Tag Archives: eye strain

Will too much screen time make functional vision problems worse?

Will too much screen time make functional vision problems worse?

The Visual Learning Center offers
developmental optometry & vision therapy
near Silver Spring, MD in Olney.

Modern technology requires more from a child’s visual processing system than ever before. Compared to a generation ago, kids use their vision in different ways. They spend far less time than their parents did outside on the playground, exploring the outdoors, or enjoying activities that do not involve staring at screens with backlit text and digital images.

Whether it’s for pure entertainment, completing school assignments, or Facetiming with grandparents, screen time has become central to learning, communication, and fun.

From ActivBoards, Promethean boards, and computer screens at school to televisions, smartphones, tablets, and game devices at home, screens demand their attention throughout the day.

But humans don’t evolve as quickly as technology and visual systems can become damaged if we don’t make some effort to limit screen time, especially for children as they develop. Lack of exposure to sunlight and too much screen time can tax even the healthiest vision and affect the development of the eyes, which can even cause or worsen nearsightedness and exacerbate existing functional vision problems.

Surfing the web, watching YouTube, and playing video games can be fun and educational; but if children are looking at screens throughout the day at school and home, their eyes will become tired and their visual processing system can become fatigued.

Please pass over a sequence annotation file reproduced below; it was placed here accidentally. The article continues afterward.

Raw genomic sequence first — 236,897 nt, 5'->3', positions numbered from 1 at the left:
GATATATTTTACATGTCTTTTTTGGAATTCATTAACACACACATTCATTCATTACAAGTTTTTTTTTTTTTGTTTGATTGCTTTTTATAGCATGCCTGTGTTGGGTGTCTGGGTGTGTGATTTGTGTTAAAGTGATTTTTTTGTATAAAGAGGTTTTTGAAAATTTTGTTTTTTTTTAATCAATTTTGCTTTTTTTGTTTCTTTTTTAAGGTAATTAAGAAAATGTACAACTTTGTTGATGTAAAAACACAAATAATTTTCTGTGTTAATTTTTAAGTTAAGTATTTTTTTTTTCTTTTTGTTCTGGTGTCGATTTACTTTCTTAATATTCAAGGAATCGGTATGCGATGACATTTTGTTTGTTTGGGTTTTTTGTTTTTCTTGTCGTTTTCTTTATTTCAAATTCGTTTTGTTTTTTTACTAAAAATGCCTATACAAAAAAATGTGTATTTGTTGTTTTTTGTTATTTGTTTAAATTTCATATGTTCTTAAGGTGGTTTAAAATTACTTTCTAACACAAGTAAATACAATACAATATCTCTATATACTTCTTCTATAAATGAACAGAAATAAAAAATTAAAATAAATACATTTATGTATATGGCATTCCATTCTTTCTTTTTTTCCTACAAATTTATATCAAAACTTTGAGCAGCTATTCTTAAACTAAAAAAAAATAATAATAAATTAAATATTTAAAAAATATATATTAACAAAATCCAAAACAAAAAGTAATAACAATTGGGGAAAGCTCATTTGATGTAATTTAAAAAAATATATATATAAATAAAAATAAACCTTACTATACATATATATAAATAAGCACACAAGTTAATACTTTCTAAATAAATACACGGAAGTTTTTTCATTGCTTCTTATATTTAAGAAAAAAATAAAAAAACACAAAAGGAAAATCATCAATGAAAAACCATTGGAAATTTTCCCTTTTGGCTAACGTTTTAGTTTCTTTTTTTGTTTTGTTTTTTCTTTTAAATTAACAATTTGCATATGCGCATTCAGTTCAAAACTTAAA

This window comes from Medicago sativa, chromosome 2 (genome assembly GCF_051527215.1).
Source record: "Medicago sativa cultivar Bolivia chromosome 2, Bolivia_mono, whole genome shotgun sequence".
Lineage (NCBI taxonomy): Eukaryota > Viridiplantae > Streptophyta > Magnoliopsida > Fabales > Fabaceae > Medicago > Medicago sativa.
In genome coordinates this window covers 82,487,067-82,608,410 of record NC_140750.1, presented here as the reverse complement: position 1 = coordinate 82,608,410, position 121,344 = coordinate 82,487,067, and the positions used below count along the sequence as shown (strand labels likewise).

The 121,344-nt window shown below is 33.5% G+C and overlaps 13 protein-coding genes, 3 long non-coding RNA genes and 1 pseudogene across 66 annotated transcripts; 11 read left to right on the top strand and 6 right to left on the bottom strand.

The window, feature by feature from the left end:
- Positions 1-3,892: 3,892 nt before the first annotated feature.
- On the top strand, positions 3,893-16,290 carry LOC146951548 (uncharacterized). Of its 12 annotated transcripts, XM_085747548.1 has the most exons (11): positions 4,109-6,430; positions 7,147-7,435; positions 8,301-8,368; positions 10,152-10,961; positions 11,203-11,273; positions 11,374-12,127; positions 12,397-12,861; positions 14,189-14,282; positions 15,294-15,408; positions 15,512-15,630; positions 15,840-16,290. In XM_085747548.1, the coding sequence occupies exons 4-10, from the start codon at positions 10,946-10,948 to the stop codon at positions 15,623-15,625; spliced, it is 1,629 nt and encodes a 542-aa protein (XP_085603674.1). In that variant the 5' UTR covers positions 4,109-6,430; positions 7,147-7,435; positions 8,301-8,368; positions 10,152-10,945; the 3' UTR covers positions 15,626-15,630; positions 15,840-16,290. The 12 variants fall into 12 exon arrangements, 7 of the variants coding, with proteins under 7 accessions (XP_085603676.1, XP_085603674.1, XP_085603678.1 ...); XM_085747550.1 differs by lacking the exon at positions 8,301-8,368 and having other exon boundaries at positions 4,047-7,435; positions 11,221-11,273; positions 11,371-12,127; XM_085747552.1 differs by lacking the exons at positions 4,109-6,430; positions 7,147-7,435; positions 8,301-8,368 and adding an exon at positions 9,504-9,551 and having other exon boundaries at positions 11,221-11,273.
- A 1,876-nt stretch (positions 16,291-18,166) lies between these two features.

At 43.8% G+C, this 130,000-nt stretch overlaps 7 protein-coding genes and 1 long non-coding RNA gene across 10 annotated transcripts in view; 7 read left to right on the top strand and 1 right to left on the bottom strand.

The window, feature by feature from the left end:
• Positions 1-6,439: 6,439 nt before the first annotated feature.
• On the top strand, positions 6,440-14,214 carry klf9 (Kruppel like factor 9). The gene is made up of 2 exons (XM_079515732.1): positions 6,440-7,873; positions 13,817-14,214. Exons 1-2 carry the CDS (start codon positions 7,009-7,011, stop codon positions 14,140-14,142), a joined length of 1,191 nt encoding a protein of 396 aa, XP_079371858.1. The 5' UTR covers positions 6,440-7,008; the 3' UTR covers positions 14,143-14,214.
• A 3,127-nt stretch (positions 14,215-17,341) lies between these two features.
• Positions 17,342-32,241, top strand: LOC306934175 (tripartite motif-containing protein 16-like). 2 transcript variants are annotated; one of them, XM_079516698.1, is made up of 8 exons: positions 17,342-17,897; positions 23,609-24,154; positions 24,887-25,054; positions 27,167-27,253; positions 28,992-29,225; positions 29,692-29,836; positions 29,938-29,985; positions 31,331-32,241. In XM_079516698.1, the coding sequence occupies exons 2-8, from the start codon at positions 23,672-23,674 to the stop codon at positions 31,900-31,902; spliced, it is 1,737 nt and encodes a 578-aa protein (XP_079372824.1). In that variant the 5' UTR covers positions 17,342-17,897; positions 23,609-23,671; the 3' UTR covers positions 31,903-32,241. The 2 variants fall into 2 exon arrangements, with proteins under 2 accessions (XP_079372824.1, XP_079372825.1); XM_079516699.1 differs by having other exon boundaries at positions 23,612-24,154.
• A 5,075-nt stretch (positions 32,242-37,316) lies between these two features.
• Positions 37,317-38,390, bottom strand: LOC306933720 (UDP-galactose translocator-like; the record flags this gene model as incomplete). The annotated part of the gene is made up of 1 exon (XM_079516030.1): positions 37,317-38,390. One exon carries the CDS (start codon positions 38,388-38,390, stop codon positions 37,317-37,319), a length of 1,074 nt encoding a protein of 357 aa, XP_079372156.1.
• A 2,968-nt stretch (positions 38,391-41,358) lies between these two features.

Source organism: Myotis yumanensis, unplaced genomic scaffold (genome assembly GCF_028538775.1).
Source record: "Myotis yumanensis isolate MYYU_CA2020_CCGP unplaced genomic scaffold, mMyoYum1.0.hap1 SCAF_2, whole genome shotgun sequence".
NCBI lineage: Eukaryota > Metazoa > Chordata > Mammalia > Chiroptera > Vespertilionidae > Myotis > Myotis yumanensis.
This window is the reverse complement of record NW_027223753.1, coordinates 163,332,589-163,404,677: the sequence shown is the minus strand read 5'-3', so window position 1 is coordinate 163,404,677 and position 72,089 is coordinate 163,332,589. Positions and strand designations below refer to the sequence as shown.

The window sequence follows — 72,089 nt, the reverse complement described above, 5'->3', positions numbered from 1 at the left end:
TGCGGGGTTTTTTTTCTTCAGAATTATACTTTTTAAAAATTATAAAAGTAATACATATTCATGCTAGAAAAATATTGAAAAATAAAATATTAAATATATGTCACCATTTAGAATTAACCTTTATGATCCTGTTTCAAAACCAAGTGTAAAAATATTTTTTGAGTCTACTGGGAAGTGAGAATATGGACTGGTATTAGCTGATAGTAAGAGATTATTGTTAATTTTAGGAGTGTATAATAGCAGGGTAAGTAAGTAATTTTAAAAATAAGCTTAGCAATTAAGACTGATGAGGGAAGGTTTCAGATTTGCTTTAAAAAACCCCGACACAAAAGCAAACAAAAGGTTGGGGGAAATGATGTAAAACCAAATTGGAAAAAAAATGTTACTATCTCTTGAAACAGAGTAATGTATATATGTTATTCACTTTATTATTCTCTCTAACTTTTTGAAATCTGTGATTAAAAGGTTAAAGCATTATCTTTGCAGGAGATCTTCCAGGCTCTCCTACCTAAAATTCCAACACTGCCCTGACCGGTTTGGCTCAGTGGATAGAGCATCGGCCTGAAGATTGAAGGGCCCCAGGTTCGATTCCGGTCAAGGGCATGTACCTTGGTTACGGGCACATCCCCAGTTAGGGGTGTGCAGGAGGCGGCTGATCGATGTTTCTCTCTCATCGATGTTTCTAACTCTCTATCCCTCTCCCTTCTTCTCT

Download our free guide: “10 Things You Need to Know About Vision” here.

For a child with an existing learning-related vision problem — which all-too-often goes undiagnosed — symptoms of vision problems such as amblyopia, convergence insufficiency, strabismus, accommodative dysfunction, or visual processing deficiencies can become more pronounced.

Signs or symptoms your child has an undetected functional vision problem include:

  • Reversing letters when reading or writing
  • Skipping letters, words, or lines when reading or writing
  • Double vision or blurred vision even with 20/20 eyesight
  • Trouble copying from the board even with 20/20 eyesight
  • Confusing similar looking words
  • Reading below grade level or low reading comprehension skills
  • Messy handwriting
  • Physical problems when reading, such as dizziness and nausea, tiredness, or eye strain
  • Attention or behavior problems that resemble ADD/ADHD
  • Squinting or bending close to the paper to read, covering or closing one eye, or tilting head to an unusual angle while reading
  • Clumsiness, social awkwardness, lack of coordination when playing sports

Too much screen time can increase eye strain, headaches, blurred vision, double vision, motion sickness, and other physical symptoms of vision deficiencies. Reading, writing, and school performance becomes even more challenging because the child has had little time to rest their strained visual system.

But cutting your child’s access to technology altogether isn’t the answer. In the 21st Century, being proficient with technology will be important to your child’s long-term success and happiness. Instead, we suggest limiting screen time and encouraging more time in the sunlight or engaging in other types of activities.

If you suspect your child might have a learning-related vision problem, schedule functional vision exam with an optometrist who specializes in developmental vision care and vision therapy as soon as possible.

If your child does have a learning-related vision problem, they can best enjoy technology along with their peers if they have undergone vision therapy training to strengthen their vision system.

If you are in Olney, Maryland, or nearby Silver Spring, Maryland, contact the Visual Learning Center today.

Register for an upcoming webinar here.

5 Tips to Help Your Child Ease Eye Strain